According to the model, we spend lots of time and energy on decisions concerning expensive purchases, like cars and houses. In such cases, a wrong decision could significantly influence the course of our lives, so we need to carefully consider all arguments for and against that purchase.

When making decisions of this magnitude, we use the brain regions that control reasonable and logical thinking.

In contrast, buying decisions for products with lower relevance, like food or gas station trinkets, are made quickly and intuitively. In these cases, we use those parts of the brain responsible for emotion and intuition, and we’re more influenced by superficial images and cues, like colors and smells.

Different ads work better depending on the type of buying decision the customer faces.

For buying decisions with high personal relevance – e.g., if you’re selling real estate – successful ads will speak to the logical parts of the consumer’s brain. In other words, you need to provide facts, statistics and other evidence.

It’s easier to influence consumers when products have lower personal relevance. For instance, while a customer might prefer a certain shower gel, chances are they’re willing to try other brands as well.

All it takes to change their minds is to speak to the emotional parts of their brains. A flashy ad full of colorful, pleasant images, catchy slogans and/or celebrity testimonials could do the trick. That doesn’t mean you can leave out facts and arguments entirely. You still have to provide some data to satisfy our fundamental need for information.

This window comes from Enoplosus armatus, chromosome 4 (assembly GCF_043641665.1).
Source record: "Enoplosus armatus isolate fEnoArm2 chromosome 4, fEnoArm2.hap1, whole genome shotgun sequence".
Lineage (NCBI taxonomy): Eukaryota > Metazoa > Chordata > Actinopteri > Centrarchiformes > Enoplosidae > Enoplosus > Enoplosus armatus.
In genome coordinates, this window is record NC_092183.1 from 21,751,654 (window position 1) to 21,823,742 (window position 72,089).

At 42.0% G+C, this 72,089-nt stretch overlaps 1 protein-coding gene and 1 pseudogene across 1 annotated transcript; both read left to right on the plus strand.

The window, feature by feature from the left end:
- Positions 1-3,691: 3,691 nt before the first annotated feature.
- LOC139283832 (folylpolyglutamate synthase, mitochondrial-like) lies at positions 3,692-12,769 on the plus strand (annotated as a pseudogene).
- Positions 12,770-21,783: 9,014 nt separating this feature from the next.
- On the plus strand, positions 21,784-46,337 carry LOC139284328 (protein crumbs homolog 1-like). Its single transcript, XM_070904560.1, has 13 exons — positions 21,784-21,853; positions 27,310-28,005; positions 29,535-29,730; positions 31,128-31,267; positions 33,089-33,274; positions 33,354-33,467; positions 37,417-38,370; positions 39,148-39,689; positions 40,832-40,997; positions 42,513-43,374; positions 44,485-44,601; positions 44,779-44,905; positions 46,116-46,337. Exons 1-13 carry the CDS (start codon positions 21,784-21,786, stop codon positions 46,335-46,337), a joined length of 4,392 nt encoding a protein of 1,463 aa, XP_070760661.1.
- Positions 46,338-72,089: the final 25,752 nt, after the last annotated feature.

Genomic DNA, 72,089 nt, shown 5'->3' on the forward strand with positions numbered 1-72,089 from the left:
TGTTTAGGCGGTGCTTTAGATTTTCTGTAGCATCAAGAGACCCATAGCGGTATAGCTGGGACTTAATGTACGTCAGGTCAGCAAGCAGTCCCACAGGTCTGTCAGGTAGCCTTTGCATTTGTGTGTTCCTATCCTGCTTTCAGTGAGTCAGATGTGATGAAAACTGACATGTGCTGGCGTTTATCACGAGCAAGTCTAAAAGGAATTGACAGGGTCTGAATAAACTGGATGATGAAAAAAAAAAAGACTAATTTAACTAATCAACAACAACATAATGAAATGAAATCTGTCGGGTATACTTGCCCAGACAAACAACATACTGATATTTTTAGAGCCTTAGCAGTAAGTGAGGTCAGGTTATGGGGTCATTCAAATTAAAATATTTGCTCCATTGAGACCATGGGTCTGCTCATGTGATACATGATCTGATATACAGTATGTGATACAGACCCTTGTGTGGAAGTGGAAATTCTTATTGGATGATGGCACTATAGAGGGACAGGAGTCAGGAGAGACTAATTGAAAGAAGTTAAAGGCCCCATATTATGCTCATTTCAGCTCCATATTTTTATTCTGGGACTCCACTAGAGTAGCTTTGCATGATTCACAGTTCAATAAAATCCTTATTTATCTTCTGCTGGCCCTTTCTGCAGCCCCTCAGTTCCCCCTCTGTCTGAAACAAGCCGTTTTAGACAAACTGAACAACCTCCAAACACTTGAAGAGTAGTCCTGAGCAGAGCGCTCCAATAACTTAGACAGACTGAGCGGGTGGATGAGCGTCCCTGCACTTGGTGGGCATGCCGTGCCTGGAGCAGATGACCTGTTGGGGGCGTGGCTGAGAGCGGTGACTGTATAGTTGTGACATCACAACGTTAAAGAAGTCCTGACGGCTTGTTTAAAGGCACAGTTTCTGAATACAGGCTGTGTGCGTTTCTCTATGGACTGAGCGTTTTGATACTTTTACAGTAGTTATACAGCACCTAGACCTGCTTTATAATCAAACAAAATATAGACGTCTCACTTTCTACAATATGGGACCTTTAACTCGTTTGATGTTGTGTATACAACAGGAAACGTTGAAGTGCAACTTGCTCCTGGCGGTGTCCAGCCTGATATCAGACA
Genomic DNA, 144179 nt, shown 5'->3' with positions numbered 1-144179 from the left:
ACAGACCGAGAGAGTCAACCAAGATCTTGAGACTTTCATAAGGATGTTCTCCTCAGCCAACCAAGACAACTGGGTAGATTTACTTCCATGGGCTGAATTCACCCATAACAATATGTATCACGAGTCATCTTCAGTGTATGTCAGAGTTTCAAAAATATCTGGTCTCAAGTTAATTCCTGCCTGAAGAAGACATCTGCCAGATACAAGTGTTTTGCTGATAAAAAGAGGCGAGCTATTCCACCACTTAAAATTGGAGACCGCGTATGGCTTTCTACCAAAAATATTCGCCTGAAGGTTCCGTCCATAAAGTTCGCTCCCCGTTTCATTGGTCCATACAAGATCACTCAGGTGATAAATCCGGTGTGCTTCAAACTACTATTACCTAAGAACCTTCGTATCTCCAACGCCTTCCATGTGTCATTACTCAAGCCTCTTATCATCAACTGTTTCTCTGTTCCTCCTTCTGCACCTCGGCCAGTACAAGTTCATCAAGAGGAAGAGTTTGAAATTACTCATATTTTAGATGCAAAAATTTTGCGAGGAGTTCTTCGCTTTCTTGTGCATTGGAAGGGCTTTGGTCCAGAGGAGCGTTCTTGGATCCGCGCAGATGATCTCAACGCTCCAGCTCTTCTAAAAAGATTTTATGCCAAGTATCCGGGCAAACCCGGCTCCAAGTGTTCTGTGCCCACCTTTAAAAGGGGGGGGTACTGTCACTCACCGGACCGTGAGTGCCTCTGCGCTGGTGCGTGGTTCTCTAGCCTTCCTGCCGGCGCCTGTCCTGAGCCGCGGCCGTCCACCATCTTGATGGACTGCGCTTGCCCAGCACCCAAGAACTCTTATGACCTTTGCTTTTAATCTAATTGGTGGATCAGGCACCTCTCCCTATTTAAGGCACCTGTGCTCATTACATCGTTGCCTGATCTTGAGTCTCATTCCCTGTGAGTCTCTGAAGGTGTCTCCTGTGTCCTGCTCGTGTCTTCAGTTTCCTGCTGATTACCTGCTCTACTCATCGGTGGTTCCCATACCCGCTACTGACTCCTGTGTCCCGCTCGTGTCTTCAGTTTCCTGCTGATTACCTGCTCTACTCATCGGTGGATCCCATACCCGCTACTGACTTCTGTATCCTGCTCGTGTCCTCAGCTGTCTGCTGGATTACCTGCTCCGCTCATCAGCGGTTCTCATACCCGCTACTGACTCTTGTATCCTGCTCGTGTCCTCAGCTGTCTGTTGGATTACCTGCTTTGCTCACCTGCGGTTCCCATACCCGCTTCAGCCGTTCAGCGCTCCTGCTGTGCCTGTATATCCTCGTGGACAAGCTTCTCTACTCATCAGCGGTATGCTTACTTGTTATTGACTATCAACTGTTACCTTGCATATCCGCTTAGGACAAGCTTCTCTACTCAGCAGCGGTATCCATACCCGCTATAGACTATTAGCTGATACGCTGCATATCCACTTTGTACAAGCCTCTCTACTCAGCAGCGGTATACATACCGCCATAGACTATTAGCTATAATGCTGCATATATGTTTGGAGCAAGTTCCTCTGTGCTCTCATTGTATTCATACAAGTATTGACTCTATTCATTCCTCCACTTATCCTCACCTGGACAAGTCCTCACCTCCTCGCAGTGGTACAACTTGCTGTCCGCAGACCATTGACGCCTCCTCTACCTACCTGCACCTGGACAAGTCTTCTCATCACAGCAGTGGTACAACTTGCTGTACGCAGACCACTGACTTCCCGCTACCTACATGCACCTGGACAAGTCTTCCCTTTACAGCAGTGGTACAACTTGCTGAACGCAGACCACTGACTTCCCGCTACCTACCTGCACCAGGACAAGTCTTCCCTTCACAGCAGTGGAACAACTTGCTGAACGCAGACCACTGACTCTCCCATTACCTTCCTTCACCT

Cashvertising Key Idea #6: Create the perfect headline in just three steps.

60 percent of all people who read ads skip over everything but the headline. Thus, the words you begin with are critical for your ad’s success. Luckily, there are some tricks you can use to entice people into reading on.

First, put the biggest benefits in the headline – the things that add value to your prospects’ lives. The one thing your prospects care about is: What will this product do for me? Consequently, benefits are the most convincing argument for your product, and you should mention them first.

For example, if the benefit of a Rolls-Royce Phantom Coupé is that it offers luxurious comfort in all climates, then this should go in the headline.